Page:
Far from being “AstroTurf,” the Obamacare resistance is happening one person and one family at a time!
A great catch by Christopher Jacobs at The Federalist identifies a spontaneous Obamacare resistance movement. While the analysts try to claim that policy changes caused the rise in the number of uninsured Americans, the evidence suggests that more conservatives are refusing to have anything to do with Obamacare. And even more say they’re planning on dropping coverage.
Remember when Nancy Pelosi claimed that opposition to the Obamacare bill was only fake grassroots? She called it “AstroTurf.” Now people are willing to go uninsured rather than buy Obamacare. That is about as genuinely grassroots as you can get!
The Federalist asks, “Are Fewer Republicans Buying Health Insurance To Make A Political Statement?”
A recent Commonwealth Fund analysis of survey data concluded that the number of uninsured Americans rose over the past two years, by the equivalent of approximately 4 million individuals. The Commonwealth researchers claim Trump administration policy decisions explain the decline […].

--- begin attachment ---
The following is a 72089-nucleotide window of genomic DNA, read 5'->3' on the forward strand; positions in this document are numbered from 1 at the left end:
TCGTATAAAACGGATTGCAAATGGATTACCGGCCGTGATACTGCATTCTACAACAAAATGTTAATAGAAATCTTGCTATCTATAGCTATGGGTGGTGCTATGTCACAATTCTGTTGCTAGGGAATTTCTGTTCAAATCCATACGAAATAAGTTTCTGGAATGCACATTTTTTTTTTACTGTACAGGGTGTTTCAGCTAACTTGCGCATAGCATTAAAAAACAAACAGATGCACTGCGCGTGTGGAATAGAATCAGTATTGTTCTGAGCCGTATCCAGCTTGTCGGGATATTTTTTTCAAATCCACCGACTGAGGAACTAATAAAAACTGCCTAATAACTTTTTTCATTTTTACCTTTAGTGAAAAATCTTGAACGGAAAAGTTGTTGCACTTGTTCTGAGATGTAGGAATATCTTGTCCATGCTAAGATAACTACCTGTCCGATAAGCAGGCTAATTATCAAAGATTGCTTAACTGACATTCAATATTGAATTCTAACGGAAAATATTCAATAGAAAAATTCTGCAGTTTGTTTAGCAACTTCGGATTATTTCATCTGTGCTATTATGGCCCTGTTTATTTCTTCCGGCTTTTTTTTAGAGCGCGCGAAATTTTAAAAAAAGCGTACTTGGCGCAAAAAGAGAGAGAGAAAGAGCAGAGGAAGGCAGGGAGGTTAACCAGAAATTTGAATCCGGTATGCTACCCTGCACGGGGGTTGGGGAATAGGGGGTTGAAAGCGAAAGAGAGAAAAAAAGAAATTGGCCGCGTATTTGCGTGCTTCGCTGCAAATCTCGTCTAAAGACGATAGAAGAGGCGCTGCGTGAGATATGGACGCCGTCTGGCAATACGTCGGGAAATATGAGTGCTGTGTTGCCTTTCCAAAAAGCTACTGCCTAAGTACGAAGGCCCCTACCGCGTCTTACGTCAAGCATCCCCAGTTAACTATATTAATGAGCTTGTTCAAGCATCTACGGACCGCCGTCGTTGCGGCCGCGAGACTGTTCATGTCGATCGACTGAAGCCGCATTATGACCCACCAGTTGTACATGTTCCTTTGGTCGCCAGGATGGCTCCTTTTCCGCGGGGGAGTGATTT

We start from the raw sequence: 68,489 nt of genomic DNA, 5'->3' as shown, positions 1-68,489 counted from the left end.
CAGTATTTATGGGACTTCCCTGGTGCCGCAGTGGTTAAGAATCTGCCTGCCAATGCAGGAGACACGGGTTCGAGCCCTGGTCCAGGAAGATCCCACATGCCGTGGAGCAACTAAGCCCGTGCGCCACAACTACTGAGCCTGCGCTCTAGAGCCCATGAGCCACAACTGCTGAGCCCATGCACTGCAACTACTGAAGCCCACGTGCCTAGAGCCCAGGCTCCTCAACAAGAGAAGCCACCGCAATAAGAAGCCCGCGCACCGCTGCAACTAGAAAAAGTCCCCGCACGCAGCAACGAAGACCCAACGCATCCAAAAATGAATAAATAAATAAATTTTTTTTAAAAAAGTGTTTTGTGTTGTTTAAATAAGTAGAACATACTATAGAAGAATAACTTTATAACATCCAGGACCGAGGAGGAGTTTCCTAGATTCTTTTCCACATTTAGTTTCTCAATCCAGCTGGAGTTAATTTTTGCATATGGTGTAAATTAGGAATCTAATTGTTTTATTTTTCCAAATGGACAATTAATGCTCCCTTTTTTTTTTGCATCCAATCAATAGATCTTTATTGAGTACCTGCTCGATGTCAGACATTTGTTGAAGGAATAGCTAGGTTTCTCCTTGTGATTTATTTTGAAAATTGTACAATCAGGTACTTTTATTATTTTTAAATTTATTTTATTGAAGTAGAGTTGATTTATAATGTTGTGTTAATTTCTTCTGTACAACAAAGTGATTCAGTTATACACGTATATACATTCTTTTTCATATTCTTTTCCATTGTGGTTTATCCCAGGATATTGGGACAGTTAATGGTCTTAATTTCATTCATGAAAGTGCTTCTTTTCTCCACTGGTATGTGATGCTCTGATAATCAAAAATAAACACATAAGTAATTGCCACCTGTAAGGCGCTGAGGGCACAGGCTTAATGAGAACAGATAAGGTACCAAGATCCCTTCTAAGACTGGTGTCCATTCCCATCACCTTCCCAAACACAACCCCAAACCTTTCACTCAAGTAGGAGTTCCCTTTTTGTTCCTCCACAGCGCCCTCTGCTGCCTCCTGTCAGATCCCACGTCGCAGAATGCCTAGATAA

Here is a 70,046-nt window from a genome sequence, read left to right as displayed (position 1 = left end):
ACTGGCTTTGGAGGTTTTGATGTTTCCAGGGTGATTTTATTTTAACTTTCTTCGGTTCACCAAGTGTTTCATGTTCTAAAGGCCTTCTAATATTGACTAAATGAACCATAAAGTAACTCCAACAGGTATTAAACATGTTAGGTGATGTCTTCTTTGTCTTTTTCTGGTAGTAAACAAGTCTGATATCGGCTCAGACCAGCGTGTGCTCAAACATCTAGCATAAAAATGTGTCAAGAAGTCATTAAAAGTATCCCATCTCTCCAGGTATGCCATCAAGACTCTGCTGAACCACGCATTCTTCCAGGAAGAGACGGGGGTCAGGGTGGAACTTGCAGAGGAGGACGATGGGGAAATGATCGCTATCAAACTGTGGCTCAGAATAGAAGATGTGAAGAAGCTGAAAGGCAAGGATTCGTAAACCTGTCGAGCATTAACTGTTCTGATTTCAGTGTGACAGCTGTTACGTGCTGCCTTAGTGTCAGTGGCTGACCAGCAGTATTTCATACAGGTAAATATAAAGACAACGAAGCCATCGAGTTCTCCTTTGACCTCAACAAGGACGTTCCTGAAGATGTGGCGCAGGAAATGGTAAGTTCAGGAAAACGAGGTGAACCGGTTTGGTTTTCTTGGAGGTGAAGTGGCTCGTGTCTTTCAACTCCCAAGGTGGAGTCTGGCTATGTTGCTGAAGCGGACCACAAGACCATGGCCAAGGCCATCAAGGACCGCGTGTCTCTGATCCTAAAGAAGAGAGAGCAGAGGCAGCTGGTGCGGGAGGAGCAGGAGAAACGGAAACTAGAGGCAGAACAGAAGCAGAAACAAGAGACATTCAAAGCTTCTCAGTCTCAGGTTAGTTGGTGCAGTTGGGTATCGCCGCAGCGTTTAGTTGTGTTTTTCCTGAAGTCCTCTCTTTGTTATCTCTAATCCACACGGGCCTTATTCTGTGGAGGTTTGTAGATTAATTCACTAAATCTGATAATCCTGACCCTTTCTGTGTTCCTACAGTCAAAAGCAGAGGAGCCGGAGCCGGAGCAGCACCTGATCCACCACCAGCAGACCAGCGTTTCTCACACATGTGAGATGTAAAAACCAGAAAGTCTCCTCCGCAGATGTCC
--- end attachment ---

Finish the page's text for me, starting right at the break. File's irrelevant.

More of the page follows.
But the data themselves suggest another theory: Some Americans may have made a political decision to drop health coverage.[…]
The Commonwealth researchers note that between 2016 and 2018, the uninsured rate among Republicans aged 19-64 nearly doubled, from 7.9 percent to 13.9 percent. By contrast, the uninsured rate among self-identified Democrats actually declined, albeit not in a statistically significant fashion.
The increase in the uninsured also occurred almost exclusively in states that did not expand Medicaid. From 2016 through 2018, the uninsured rate in those states by more than one-third, from 16.1 percent to 21.9 percent, while the rate in states that did expand Medicaid remained relatively constant. Given that the 18 states that have not expanded Medicaid under Obamacare are overwhelmingly southern and red ideologically, this data point confirms a political tinge regarding health coverage decisions.
In all, the uninsured data suggest that a small but measurable percentage of red-state Americans have decided to drop health coverage over the past two years. Because many of those individuals come from working-class backgrounds and could qualify for sizable subsidies, affordability may not have driven their decision […].
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